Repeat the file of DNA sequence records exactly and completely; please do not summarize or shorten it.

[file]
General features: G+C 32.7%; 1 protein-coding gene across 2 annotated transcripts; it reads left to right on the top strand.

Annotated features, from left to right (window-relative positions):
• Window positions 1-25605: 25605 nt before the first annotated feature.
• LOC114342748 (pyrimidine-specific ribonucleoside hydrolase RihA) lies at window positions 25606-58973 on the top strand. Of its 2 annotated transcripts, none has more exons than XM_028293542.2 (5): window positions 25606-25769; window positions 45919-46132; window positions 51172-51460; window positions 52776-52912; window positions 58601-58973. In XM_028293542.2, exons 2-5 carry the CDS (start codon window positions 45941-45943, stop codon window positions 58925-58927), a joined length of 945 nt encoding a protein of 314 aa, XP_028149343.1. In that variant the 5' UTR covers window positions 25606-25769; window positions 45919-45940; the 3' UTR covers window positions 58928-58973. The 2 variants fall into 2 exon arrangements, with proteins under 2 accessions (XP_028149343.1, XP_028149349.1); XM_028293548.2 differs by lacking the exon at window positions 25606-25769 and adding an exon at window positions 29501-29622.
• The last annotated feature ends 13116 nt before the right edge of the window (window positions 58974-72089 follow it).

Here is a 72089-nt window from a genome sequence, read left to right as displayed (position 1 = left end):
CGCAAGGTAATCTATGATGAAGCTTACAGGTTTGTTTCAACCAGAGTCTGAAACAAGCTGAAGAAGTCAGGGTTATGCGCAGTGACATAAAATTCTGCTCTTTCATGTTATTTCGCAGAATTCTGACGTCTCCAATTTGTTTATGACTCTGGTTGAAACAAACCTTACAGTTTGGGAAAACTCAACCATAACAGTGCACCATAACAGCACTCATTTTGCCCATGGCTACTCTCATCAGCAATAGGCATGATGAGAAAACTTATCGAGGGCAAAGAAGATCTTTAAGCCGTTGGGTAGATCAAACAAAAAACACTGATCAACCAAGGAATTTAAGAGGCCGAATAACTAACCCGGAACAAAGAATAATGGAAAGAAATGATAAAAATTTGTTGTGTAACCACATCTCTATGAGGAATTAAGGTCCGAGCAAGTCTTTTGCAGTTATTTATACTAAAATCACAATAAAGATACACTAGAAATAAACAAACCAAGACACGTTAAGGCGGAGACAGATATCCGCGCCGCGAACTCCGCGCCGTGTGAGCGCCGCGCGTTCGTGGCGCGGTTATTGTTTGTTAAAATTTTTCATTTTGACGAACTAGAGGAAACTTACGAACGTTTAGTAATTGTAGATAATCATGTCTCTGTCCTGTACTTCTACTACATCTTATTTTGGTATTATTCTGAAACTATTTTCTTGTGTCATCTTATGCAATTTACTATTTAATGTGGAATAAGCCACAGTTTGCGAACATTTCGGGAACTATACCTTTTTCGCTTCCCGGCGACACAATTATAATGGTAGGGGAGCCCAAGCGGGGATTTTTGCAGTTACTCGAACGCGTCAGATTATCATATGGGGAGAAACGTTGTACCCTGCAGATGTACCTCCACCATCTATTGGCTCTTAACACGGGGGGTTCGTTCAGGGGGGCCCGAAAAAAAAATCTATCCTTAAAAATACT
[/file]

General features: G+C 32.7%; 1 protein-coding gene across 2 annotated transcripts; it reads left to right on the top strand.

Annotated features, from left to right (window-relative positions):
• Window positions 1-25605: 25605 nt before the first annotated feature.
• LOC114342748 (pyrimidine-specific ribonucleoside hydrolase RihA) lies at window positions 25606-58973 on the top strand. Of its 2 annotated transcripts, none has more exons than XM_028293542.2 (5): window positions 25606-25769; window positions 45919-46132; window positions 51172-51460; window positions 52776-52912; window positions 58601-58973. In XM_028293542.2, exons 2-5 carry the CDS (start codon window positions 45941-45943, stop codon window positions 58925-58927), a joined length of 945 nt encoding a protein of 314 aa, XP_028149343.1. In that variant the 5' UTR covers window positions 25606-25769; window positions 45919-45940; the 3' UTR covers window positions 58928-58973. The 2 variants fall into 2 exon arrangements, with proteins under 2 accessions (XP_028149343.1, XP_028149349.1); XM_028293548.2 differs by lacking the exon at window positions 25606-25769 and adding an exon at window positions 29501-29622.
• The last annotated feature ends 13116 nt before the right edge of the window (window positions 58974-72089 follow it).

Here is a 72089-nt window from a genome sequence, read left to right as displayed (position 1 = left end):
CGCAAGGTAATCTATGATGAAGCTTACAGGTTTGTTTCAACCAGAGTCTGAAACAAGCTGAAGAAGTCAGGGTTATGCGCAGTGACATAAAATTCTGCTCTTTCATGTTATTTCGCAGAATTCTGACGTCTCCAATTTGTTTATGACTCTGGTTGAAACAAACCTTACAGTTTGGGAAAACTCAACCATAACAGTGCACCATAACAGCACTCATTTTGCCCATGGCTACTCTCATCAGCAATAGGCATGATGAGAAAACTTATCGAGGGCAAAGAAGATCTTTAAGCCGTTGGGTAGATCAAACAAAAAACACTGATCAACCAAGGAATTTAAGAGGCCGAATAACTAACCCGGAACAAAGAATAATGGAAAGAAATGATAAAAATTTGTTGTGTAACCACATCTCTATGAGGAATTAAGGTCCGAGCAAGTCTTTTGCAGTTATTTATACTAAAATCACAATAAAGATACACTAGAAATAAACAAACCAAGACACGTTAAGGCGGAGACAGATATCCGCGCCGCGAACTCCGCGCCGTGTGAGCGCCGCGCGTTCGTGGCGCGGTTATTGTTTGTTAAAATTTTTCATTTTGACGAACTAGAGGAAACTTACGAACGTTTAGTAATTGTAGATAATCATGTCTCTGTCCTGTACTTCTACTACATCTTATTTTGGTATTATTCTGAAACTATTTTCTTGTGTCATCTTATGCAATTTACTATTTAATGTGGAATAAGCCACAGTTTGCGAACATTTCGGGAACTATACCTTTTTCGCTTCCCGGCGACACAATTATAATGGTAGGGGAGCCCAAGCGGGGATTTTTGCAGTTACTCGAACGCGTCAGATTATCATATGGGGAGAAACGTTGTACCCTGCAGATGTACCTCCACCATCTATTGGCTCTTAACACGGGGGGTTCGTTCAGGGGGGCCCGAAAAAAAAATCTATCCTTAAAAATACT